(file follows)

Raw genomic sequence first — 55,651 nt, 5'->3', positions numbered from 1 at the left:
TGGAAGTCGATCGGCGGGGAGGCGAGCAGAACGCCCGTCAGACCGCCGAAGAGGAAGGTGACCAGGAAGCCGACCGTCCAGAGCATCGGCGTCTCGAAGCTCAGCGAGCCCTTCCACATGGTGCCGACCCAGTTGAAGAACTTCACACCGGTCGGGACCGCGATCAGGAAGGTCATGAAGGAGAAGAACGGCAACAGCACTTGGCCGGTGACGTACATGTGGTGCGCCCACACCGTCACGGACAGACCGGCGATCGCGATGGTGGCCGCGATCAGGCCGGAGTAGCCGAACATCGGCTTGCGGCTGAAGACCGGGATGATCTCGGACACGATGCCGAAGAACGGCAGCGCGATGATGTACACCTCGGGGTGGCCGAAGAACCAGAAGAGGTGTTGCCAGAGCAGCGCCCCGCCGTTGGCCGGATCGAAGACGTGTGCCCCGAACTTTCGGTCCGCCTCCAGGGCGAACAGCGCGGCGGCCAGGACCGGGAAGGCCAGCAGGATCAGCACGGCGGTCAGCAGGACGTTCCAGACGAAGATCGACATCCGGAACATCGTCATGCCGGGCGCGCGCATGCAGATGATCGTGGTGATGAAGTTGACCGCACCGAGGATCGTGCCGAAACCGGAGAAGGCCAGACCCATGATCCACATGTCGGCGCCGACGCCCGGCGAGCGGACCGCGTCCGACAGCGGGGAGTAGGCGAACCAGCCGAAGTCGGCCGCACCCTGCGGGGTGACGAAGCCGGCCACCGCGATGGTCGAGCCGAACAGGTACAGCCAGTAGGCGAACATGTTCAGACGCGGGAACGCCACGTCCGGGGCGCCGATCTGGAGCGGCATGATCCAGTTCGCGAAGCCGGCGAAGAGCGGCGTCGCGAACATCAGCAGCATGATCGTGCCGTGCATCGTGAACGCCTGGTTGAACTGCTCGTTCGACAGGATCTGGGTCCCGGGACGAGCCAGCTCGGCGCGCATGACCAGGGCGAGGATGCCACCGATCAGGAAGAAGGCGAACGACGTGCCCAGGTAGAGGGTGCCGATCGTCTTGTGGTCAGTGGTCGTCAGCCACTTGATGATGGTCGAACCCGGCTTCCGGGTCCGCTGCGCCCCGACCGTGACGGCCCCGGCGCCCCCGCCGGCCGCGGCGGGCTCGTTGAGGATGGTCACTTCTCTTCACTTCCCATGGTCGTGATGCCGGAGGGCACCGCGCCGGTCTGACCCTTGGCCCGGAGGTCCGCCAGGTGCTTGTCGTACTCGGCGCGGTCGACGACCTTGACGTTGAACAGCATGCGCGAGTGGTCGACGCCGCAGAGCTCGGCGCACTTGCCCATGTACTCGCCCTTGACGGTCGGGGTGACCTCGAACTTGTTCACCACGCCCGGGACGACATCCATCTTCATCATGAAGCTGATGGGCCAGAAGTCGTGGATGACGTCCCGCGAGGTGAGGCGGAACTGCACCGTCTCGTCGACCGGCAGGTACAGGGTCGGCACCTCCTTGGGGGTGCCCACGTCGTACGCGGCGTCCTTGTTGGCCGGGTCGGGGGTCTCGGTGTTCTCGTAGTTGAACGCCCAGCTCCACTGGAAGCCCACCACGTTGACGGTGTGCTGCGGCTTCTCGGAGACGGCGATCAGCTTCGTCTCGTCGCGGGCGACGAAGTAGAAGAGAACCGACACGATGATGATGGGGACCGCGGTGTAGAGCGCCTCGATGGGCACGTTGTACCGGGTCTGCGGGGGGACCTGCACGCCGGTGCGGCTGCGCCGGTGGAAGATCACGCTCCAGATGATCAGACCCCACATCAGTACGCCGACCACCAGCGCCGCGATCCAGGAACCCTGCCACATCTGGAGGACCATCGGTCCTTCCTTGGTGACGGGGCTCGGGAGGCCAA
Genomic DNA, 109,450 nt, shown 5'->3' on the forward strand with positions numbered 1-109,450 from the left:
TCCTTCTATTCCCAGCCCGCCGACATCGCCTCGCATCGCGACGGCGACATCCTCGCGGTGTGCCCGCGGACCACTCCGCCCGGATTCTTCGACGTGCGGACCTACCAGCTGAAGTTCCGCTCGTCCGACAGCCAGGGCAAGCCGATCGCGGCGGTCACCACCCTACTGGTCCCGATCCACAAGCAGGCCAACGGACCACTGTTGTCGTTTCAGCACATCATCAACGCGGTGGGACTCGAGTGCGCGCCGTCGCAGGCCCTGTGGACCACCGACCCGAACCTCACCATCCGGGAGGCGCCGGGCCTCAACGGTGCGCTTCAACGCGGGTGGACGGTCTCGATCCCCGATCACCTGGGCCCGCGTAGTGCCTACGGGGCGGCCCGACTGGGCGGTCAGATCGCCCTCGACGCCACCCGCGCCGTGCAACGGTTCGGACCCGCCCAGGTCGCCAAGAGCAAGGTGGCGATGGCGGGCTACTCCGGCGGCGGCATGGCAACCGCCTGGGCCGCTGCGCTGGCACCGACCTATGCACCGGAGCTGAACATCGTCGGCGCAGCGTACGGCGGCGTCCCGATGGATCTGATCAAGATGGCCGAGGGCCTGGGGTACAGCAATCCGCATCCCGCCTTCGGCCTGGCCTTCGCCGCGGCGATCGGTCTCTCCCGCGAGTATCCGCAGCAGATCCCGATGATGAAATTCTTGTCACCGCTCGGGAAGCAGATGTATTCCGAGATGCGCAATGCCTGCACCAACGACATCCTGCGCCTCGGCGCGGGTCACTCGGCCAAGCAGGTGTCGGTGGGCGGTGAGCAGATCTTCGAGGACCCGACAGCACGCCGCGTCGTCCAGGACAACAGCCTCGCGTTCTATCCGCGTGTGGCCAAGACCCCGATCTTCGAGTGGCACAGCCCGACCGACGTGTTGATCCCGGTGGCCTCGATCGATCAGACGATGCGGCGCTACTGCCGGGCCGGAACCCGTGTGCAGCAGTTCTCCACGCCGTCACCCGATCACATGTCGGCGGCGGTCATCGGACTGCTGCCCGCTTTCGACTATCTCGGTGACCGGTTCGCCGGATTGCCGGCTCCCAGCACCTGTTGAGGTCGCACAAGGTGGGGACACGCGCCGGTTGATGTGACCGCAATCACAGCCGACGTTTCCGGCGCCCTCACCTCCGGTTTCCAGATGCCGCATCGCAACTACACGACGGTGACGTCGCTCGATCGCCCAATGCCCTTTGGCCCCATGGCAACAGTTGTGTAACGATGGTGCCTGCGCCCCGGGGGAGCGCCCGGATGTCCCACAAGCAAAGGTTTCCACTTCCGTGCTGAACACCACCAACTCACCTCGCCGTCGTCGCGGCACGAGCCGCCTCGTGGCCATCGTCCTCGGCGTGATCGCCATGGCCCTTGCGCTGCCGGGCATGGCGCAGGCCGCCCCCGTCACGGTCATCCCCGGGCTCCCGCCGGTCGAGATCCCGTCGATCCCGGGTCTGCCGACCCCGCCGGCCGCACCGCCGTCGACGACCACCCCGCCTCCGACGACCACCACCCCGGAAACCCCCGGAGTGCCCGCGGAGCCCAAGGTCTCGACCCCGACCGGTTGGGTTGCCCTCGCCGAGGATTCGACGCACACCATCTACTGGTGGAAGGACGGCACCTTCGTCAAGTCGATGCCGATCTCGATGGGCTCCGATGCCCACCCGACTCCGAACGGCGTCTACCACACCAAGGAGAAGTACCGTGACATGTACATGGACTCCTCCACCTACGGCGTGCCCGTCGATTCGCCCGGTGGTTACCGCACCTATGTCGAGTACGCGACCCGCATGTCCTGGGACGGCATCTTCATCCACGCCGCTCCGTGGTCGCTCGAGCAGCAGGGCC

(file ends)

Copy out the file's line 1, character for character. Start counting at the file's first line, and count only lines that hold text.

Raw genomic sequence first — 55,651 nt, 5'->3', positions numbered from 1 at the left: